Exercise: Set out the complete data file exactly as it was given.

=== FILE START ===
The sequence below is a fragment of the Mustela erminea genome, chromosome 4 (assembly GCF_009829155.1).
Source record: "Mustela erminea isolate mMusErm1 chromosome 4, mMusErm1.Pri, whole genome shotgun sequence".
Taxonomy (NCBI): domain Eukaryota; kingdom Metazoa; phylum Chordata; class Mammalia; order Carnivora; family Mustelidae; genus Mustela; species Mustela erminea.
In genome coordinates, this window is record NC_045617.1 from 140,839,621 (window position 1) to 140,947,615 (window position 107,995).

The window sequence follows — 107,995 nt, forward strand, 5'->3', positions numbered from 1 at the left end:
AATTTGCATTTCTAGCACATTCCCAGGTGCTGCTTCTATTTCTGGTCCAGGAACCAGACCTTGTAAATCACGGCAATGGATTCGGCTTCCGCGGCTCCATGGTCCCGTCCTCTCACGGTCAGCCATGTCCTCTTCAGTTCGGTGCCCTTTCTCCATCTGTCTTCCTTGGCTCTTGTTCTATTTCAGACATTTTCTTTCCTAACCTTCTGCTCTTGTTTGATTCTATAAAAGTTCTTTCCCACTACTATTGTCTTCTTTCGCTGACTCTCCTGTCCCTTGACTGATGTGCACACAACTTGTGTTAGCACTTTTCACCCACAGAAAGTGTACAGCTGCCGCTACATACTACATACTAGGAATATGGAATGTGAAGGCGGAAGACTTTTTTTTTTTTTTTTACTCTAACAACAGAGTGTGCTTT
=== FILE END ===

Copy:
The sequence below is a fragment of the Mustela erminea genome, chromosome 4 (assembly GCF_009829155.1).
Source record: "Mustela erminea isolate mMusErm1 chromosome 4, mMusErm1.Pri, whole genome shotgun sequence".
Taxonomy (NCBI): domain Eukaryota; kingdom Metazoa; phylum Chordata; class Mammalia; order Carnivora; family Mustelidae; genus Mustela; species Mustela erminea.
In genome coordinates, this window is record NC_045617.1 from 140,839,621 (window position 1) to 140,947,615 (window position 107,995).

The window sequence follows — 107,995 nt, forward strand, 5'->3', positions numbered from 1 at the left end:
AATTTGCATTTCTAGCACATTCCCAGGTGCTGCTTCTATTTCTGGTCCAGGAACCAGACCTTGTAAATCACGGCAATGGATTCGGCTTCCGCGGCTCCATGGTCCCGTCCTCTCACGGTCAGCCATGTCCTCTTCAGTTCGGTGCCCTTTCTCCATCTGTCTTCCTTGGCTCTTGTTCTATTTCAGACATTTTCTTTCCTAACCTTCTGCTCTTGTTTGATTCTATAAAAGTTCTTTCCCACTACTATTGTCTTCTTTCGCTGACTCTCCTGTCCCTTGACTGATGTGCACACAACTTGTGTTAGCACTTTTCACCCACAGAAAGTGTACAGCTGCCGCTACATACTACATACTAGGAATATGGAATGTGAAGGCGGAAGACTTTTTTTTTTTTTTTTACTCTAACAACAGAGTGTGCTTT